Iranby Representative George Holding
Posted on 2014-02-10
HOLDING. Mr. Speaker, over the last several weeks, I have come to
the House floor on numerous occasions to talk about the interim nuclear
agreement that this administration is negotiating with Iran. I have
come here to discuss exactly what that administration is--or, more
importantly, isn't--negotiating and what that means for our national
security and the stability of the region as a whole.
While there can be no question that we need to continue having that discussion about whatever else the regime in Tehran decides to do, like send warships off of our eastern coast, we also need to take some time to discuss what exactly the real power brokers in Iran are doing when they aren't talking about destroying Israel or attacking America.
Many of my colleagues have been down on this very floor before to discuss the oppressive nature of the Iranian regime. It is important that we remind folks just how tyrannical those who are in power there really are.
So, just what exactly have we seen since the election of the self- described moderate President in Iran? We have largely seen the continuation of the same human rights abuses that we have seen for years in Iran. We have seen the grip of Tehran's media and Internet sensors tighten since Mr. Rouhani came to power. Web sites have been restricted and mobile phone applications have also been blocked. There have also been reports of numerous newspapers and blogs being shut down altogether and their reporters and editors being arrested.
Now, what do they all have in common, Mr. Speaker? What they have in common is these people advocate for reform and are critical of the regime in Iran. We have seen a number of Iran's executions occur at an alarming rate since Mr. Rouhani took office. There are many theories as to why this is happening, but the fact remains, somewhere upwards of 60 people are being executed each month in Iran. Some of these executions are being carried out in public with those in charge intentionally leaving the bodies to hang from construction cranes in public areas.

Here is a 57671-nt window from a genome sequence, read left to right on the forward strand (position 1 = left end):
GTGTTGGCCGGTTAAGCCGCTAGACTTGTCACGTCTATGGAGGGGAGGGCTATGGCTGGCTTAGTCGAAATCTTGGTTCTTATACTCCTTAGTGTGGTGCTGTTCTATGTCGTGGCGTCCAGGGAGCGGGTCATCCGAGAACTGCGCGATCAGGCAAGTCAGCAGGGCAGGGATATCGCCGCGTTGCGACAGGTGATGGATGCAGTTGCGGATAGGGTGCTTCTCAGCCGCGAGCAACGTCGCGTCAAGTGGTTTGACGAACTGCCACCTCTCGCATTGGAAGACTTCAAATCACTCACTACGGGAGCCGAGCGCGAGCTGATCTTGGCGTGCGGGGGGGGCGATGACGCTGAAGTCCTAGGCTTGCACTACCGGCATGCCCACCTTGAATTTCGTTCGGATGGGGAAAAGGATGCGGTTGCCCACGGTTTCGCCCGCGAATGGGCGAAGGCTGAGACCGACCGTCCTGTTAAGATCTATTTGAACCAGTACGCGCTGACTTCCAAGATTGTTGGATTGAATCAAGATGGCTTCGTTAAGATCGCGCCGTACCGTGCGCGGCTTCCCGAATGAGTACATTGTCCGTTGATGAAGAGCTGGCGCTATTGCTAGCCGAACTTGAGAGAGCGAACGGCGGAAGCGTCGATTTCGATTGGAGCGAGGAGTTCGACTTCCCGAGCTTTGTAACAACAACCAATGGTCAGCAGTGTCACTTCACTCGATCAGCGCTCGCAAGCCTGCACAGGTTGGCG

We have seen the persecution of religious minorities. We should all support freedom of religion, and the regime's persistent crackdowns and arrests of Christians, the Baha'is, and other religious minorities should trouble everyone.
Mr. Speaker, as I have talked about before, Iran continues to prop up Hezbollah across the Middle East. Their involvement across the region is widely noted. Of particular concern should be their connection to Syria. Iran sends trained murderers and weapons to prolong the brutal civil war that continues to destroy Syria, separate families, and cause millions to flee their country.
Sadly, this is not even a comprehensive list of what goes on inside of Iran. We could discuss their appalling human rights trafficking record or their full record of sponsoring terrorism, in addition to what we have already discussed.
Why is all of this important when we are talking about the administration's pursuit of a nuclear deal with Iran? Two reasons: first, it should serve as a stark reminder of just whom exactly the Obama administration is really negotiating with; second, it shows the true intentions and belief of those that are really in power in Iran. It shows the disconnect between the rhetoric of the self-described moderate President and what is really going on within Iran's borders. Above all, it shows where the real power lies, which is in the hands of the Supreme Leader of Iran.
To forget about the plight of the Iranian people and not address what happens domestically in Iran would be a failure, plain and simple, and one which will continue to cost innocent lives.